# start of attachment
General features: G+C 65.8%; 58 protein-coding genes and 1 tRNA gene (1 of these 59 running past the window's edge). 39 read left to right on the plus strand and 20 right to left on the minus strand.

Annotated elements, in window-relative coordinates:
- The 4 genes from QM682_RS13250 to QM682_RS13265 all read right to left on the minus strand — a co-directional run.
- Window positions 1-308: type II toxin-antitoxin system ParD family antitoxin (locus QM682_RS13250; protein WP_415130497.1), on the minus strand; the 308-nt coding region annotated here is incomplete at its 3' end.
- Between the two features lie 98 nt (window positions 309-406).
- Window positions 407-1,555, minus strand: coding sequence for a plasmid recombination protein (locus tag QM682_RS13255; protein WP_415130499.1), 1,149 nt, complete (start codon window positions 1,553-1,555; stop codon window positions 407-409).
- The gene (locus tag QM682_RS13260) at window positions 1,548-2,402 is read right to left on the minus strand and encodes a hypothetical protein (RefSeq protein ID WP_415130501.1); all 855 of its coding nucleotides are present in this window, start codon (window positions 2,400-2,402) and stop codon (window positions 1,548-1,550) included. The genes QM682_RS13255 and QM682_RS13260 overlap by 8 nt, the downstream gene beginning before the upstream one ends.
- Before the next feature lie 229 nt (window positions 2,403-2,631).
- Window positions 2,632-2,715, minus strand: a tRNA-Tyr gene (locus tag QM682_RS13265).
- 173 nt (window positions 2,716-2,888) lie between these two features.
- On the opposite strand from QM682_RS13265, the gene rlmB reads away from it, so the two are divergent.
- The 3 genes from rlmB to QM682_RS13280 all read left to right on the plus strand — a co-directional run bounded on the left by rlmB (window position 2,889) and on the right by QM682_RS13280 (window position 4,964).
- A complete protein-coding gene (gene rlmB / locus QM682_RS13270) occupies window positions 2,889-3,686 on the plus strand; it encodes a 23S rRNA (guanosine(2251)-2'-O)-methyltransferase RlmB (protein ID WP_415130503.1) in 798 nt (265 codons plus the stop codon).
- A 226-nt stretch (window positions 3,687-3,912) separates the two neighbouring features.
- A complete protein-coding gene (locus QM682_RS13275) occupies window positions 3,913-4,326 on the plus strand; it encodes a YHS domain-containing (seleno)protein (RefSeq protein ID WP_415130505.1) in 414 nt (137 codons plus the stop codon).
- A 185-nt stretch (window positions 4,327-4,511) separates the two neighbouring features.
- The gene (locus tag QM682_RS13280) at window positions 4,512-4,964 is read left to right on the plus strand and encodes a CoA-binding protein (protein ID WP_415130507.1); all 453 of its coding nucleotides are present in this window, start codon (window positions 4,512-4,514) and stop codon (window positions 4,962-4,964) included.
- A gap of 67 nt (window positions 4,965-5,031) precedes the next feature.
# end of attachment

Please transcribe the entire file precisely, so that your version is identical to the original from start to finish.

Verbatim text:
General features: G+C 65.8%; 58 protein-coding genes and 1 tRNA gene (1 of these 59 running past the window's edge). 39 read left to right on the plus strand and 20 right to left on the minus strand.

Annotated elements, in window-relative coordinates:
- The 4 genes from QM682_RS13250 to QM682_RS13265 all read right to left on the minus strand — a co-directional run.
- Window positions 1-308: type II toxin-antitoxin system ParD family antitoxin (locus QM682_RS13250; protein WP_415130497.1), on the minus strand; the 308-nt coding region annotated here is incomplete at its 3' end.
- Between the two features lie 98 nt (window positions 309-406).
- Window positions 407-1,555, minus strand: coding sequence for a plasmid recombination protein (locus tag QM682_RS13255; protein WP_415130499.1), 1,149 nt, complete (start codon window positions 1,553-1,555; stop codon window positions 407-409).
- The gene (locus tag QM682_RS13260) at window positions 1,548-2,402 is read right to left on the minus strand and encodes a hypothetical protein (RefSeq protein ID WP_415130501.1); all 855 of its coding nucleotides are present in this window, start codon (window positions 2,400-2,402) and stop codon (window positions 1,548-1,550) included. The genes QM682_RS13255 and QM682_RS13260 overlap by 8 nt, the downstream gene beginning before the upstream one ends.
- Before the next feature lie 229 nt (window positions 2,403-2,631).
- Window positions 2,632-2,715, minus strand: a tRNA-Tyr gene (locus tag QM682_RS13265).
- 173 nt (window positions 2,716-2,888) lie between these two features.
- On the opposite strand from QM682_RS13265, the gene rlmB reads away from it, so the two are divergent.
- The 3 genes from rlmB to QM682_RS13280 all read left to right on the plus strand — a co-directional run bounded on the left by rlmB (window position 2,889) and on the right by QM682_RS13280 (window position 4,964).
- A complete protein-coding gene (gene rlmB / locus QM682_RS13270) occupies window positions 2,889-3,686 on the plus strand; it encodes a 23S rRNA (guanosine(2251)-2'-O)-methyltransferase RlmB (protein ID WP_415130503.1) in 798 nt (265 codons plus the stop codon).
- A 226-nt stretch (window positions 3,687-3,912) separates the two neighbouring features.
- A complete protein-coding gene (locus QM682_RS13275) occupies window positions 3,913-4,326 on the plus strand; it encodes a YHS domain-containing (seleno)protein (RefSeq protein ID WP_415130505.1) in 414 nt (137 codons plus the stop codon).
- A 185-nt stretch (window positions 4,327-4,511) separates the two neighbouring features.
- The gene (locus tag QM682_RS13280) at window positions 4,512-4,964 is read left to right on the plus strand and encodes a CoA-binding protein (protein ID WP_415130507.1); all 453 of its coding nucleotides are present in this window, start codon (window positions 4,512-4,514) and stop codon (window positions 4,962-4,964) included.
- A gap of 67 nt (window positions 4,965-5,031) precedes the next feature.